Welcome to my blog all about the things I love to grow and cook. You'll find a collection of seasonal gluten-free, dairy-free and vegan-friendly recipe posts, as well as a round up of my gardening throughout the year. I wish you good reading, happy cooking and perfect planting!
Seville orange marmalade-making comes but once a year, and that time is now. The bitter Spanish oranges are only in the shops between January and mid February. They are the best citrus fruit to achieve a classic tartly-flavoured orange marmalade, the favourite preserve of one Paddington Bear 🙂
There’s no getting away from it, making marmalade is labour-intensive if you make it the traditional way, but I enjoy it, and to me, the reward is greater than the effort involved. I have 2 versions of the same recipe to post this week. The first is the traditional, bright orange, softly set breakfast staple that we’re all familiar with. The second is a dark version which includes dark brown sugar to give a treacly flavour; it is also my personal favourite – delicious over porridge or rice pudding. However, it doesn’t photograph that well in the jar as you may imagine, so I am only posting “selective” images!
How you prepare the peel is up to you. I like chunky (which is easier to prepare!). Get yourself organised and soak the peel overnight as this helps soften it, and make sure you cook it properly before adding the sugar to the pan – once the sugar is added, the peel won’t soften any more.
On with the recipe, and happy marmalade making if you fancy having a go 🙂
Makes: approx. 3kg
750g Seville oranges (approx. 5 large fruit), washed
2.5 litres cold water
2kg granulated sugar
100ml freshly squeezed lemon juice
The day before, juice the oranges, keeping all the pips and membrane that remain on the juicer. Cover the juice and refrigerate.
I use a serrated grapefruit spoon to scrape out the fleshy bits that remain inside the orange shells, leaving just the skin and pith of the oranges ready for slicing.
Pile all the pips, membrane and scrapings from inside the orange shells onto a large piece of clean muslin, and tie in a bundle securely with string. Put to one side. Halve the orange shells and slice as thinly and as small as you like.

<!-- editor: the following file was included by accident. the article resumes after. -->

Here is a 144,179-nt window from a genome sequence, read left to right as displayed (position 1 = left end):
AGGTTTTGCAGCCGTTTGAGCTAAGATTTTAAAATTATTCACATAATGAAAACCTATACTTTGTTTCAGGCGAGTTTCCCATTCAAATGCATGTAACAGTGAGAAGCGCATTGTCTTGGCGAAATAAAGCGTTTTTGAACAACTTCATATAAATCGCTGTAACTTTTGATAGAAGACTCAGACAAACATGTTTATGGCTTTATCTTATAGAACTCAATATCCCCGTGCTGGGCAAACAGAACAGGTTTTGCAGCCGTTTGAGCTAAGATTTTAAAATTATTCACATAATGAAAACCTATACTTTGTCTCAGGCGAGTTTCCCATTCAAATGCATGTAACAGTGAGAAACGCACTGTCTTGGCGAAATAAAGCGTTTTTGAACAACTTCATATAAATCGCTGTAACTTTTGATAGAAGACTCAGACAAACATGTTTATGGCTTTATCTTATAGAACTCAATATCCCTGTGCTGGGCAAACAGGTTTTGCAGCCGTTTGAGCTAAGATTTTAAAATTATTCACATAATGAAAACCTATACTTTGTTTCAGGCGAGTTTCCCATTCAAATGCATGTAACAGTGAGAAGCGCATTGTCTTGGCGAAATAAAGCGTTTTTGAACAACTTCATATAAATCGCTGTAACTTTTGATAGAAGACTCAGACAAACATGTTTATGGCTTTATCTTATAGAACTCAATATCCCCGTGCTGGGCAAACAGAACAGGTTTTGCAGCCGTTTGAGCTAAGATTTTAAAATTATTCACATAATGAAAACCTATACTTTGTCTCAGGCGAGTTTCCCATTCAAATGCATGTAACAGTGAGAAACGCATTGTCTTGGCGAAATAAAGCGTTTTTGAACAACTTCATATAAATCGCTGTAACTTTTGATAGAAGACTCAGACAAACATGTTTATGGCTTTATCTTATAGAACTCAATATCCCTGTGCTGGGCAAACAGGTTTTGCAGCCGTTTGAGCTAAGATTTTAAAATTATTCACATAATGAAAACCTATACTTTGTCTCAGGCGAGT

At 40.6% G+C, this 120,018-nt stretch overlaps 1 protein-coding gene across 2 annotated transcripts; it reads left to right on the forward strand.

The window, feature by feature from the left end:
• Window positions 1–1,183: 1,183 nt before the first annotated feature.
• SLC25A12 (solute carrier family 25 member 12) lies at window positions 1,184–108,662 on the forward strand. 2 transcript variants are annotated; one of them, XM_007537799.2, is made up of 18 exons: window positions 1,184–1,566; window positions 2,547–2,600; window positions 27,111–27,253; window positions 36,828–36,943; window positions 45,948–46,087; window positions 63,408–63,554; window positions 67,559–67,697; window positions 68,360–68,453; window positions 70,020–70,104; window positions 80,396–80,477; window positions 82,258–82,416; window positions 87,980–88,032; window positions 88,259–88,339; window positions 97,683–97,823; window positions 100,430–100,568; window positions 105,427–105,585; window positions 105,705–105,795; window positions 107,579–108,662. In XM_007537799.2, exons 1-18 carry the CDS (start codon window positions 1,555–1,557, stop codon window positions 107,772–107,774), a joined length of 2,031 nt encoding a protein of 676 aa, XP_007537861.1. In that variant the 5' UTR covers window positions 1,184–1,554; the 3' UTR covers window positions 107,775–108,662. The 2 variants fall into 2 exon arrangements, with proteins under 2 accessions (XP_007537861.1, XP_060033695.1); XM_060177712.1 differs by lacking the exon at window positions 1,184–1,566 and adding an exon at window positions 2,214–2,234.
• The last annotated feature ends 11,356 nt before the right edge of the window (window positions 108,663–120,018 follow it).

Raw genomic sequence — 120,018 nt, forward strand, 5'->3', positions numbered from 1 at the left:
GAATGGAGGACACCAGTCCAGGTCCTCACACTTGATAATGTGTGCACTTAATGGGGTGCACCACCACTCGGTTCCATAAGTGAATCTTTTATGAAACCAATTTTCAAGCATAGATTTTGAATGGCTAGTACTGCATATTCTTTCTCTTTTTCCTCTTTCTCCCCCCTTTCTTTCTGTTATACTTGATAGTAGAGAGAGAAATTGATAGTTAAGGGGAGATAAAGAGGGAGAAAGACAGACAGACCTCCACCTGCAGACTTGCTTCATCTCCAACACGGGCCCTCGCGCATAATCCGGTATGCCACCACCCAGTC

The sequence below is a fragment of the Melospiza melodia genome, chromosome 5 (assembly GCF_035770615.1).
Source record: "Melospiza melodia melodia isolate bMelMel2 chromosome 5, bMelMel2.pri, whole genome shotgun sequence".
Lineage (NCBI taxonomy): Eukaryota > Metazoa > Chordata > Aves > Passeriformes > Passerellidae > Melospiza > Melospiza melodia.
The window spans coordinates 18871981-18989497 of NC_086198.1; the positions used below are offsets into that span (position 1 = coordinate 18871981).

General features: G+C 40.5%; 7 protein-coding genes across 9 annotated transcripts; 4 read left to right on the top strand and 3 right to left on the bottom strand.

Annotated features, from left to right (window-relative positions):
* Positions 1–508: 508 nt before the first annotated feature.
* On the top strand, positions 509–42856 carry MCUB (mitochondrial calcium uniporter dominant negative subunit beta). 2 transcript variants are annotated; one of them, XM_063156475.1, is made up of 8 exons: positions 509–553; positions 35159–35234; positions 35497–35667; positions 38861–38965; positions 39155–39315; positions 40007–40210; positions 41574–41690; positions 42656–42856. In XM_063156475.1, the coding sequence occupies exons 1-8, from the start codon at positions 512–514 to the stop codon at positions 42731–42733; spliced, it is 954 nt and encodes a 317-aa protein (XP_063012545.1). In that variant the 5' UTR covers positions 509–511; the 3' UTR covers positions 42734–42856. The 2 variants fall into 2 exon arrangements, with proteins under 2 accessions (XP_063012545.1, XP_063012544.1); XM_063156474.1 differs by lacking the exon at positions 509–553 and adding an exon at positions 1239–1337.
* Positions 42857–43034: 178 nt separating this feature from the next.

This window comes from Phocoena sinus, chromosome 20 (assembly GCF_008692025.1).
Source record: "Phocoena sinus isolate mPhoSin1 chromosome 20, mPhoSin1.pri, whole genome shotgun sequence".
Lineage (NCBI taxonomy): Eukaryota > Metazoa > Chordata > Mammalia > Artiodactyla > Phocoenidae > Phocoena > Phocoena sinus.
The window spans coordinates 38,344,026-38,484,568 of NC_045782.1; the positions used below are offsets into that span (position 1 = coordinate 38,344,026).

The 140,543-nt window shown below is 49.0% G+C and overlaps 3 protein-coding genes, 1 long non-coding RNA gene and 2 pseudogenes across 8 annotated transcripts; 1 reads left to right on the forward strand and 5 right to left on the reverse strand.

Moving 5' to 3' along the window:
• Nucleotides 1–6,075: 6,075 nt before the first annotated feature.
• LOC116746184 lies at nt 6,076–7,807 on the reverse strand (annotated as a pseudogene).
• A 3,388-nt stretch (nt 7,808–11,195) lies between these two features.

Place the sliced orange in a large bowl, pour over the water and add the muslin bag. Cover loosely, put in a cool place and leave to soak overnight.
The next day, carefully transfer the contents of the bowl into a large preserving pan. Bring to the boil, then reduce the heat to simmer the peel gently until very soft. This takes around 45 – 55 minutes depending on how thick you cut the peel.
Carefully remove the muslin bag and place in a sieve over a jug. Squeeze out as much of the liquid as you can, and pour back into the saucepan. Discard the bag.
Pour the orange juice into the saucepan and stir in the sugar and lemon juice. Mix well and heat gently until the sugar dissolves. Raise the heat and let the mixture come to a rapid boil, then cook the marmalade for about 20 minutes until the temperature reaches 105-106°C – spoon a little on to a cold plate from time to time as the temperature rises to check setting point is reached; once it cools, the pool of marmalade should wrinkle when pushed gently with your finger.
Turn off the heat and leave the contents of the pan to stand for about 15 minutes – this enables the mixture to thicken a little and helps keep the citrus peel evenly suspended in the jelly when transferred to the jars.
Stir the marmalade well before spooning into clean jars whilst hot, and seal well. Leave to cool, then label and store in the usual way.
For the dark version, replace 500g of the granulated sugar with dark brown sugar and cook as above. If you use a very dark Muscovado sugar you may find the setting point more difficult to achieve (as I did this year!). I added a 250ml bottle of liquid pectin to the mixture to help things along, and a good set was achieved. I have no idea why this happened, the same recipe worked fine last year, the only change was a darker variety of sugar. One of life’s little mysteries…..Have a good week 🙂
It’s time for a rhubarb recipe this week on my blog. Spring is well under way now and rhubarb is plentiful. In the garden at the moment, my own early rhubarb plant is coming along nicely and looks very healthy. Not quite ready for picking just yet, but I don’t think it will be long.
This week’s post is a dense-textured, delicious rhubarb cake that can also be served warm as a pudding. You do need a fair bit of rhubarb to make the cake – 600g. Cut the rhubarb stalks to the same thickness for even cooking during the first part of the recipe, and take care not to over-cook in order to retain some texture in the finished bake.
The orange adds a subtle flavour to the cake, but leave it out if you prefer. Bake the rhubarb with a little water instead of the juice. For a spicy twist, replace the orange rind in the cake mix with ground ginger and/or mixed spice.
600g fresh rhubarb stalks
1 medium orange
3 tbsp. caster sugar
For the streusel mix:
85g gluten-free self raising flour
75g jumbo oats
50g dairy-free margarine, softened
For the cake:
200g dairy-free margarine, softened
200g caster sugar
Finely grated rind 1 orange
200g plain dairy-free yogurt (I used plain soya yogurt)
100g ground almonds
100g gluten-free self raising flour
To decorate (optional):
100g icing sugar
Fresh orange zest
Preheat the oven to 200°C, 180°C fan oven, gas 6. Trim the rhubarb and cut into even thickness pieces, 3-4cm long. Place in a roasting tray. Pare the rind from the orange using a vegetable peeler, and extract the juice. Stir both into the rhubarb and sprinkle over the sugar. Bake for about 15 minutes until just tender, then leave to cool in the tin.